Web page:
Mind and brain science storms NYT’s ‘Year in Ideas’

The New York Times seems to have been publishing loads of mind and brain articles recently and their end of 2007 round-up of ‘hot ideas’ contains no less than 11 articles on developments in psychology and neuroscience – including everything from Alzheimer’s to Zygotes (via Lap Dancing).

I was alerted to the series by Matthew Hutson, who emailed to say he’d written the article on ‘neurorealism‘ – the tendency for people to believe even quite outlandish claims if they think they’re backed up by neuroscience.

In a blog post about his piece, he notes some of the sources and origins of his article, including some peer reviewed research and our own Tom Stafford, who coined the term ‘neuroessentialism’ (independently, as did two others!) to describe the same phenomenon.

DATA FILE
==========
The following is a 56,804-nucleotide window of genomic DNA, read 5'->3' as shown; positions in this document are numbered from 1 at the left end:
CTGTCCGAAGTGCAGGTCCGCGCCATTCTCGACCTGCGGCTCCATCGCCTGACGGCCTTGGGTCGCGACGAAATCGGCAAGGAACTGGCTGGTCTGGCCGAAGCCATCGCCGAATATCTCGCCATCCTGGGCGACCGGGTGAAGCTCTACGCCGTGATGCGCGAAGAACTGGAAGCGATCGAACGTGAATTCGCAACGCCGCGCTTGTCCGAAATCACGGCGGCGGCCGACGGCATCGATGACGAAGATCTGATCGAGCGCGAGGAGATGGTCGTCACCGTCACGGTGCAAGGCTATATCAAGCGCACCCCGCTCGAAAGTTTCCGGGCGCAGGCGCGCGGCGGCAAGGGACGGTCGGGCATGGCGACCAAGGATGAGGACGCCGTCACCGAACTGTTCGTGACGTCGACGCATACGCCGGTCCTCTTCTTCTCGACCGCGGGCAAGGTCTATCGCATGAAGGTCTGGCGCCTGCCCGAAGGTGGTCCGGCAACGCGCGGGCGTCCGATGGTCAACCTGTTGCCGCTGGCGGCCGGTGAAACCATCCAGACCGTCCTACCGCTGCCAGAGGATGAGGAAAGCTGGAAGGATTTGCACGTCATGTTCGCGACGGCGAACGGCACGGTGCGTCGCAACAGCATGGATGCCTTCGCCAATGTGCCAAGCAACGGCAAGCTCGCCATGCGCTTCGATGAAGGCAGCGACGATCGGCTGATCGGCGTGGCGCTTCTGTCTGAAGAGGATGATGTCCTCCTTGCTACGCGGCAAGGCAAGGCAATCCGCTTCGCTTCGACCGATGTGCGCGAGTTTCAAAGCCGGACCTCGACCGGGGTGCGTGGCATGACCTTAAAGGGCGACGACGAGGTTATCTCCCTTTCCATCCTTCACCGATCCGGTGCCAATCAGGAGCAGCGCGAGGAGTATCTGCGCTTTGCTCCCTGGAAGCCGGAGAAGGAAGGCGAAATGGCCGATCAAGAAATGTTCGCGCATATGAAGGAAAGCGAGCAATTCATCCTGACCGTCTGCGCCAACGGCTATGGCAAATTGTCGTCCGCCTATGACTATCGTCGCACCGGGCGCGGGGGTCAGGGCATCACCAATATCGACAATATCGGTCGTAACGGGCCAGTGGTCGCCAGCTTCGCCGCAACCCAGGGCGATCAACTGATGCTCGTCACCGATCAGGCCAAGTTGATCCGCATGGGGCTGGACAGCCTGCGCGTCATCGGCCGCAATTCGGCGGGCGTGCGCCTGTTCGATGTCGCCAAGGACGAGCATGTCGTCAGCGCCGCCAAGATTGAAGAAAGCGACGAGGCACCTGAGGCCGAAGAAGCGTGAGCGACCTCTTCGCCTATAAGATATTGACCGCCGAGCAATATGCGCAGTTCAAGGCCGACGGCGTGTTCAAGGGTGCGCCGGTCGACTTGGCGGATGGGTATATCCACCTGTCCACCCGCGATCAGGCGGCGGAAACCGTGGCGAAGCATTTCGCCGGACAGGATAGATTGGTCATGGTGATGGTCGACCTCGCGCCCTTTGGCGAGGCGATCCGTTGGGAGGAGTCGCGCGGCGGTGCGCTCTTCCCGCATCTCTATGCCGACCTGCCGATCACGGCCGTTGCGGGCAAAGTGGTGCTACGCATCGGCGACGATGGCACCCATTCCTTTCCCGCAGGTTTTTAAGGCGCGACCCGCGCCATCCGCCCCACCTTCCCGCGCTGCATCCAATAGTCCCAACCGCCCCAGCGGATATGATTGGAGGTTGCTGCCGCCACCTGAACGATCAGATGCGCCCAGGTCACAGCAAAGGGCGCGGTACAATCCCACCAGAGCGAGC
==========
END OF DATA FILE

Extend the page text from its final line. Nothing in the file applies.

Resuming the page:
The other psychology and neuroscience articles cover a whole range of topics, and are all two-minute write-ups of ingenious studies or theories (sort of like a behavioural science tapas selection):

* Alzheimer’s Telephone Screening
* Faces Decide Elections
* Lap-Dance Science
* The God Effect
* Hope Can Be Worse Than Hopelessness
* Mindful Exercise
* Quitting Can Be Good for You
* Starch Made Us Human
* Zygotic Social Networking

UPDATE: Two more with mind and brain themes!

* The ‘Cat Lady’ Conundrum
* Ambiguity Promotes Liking

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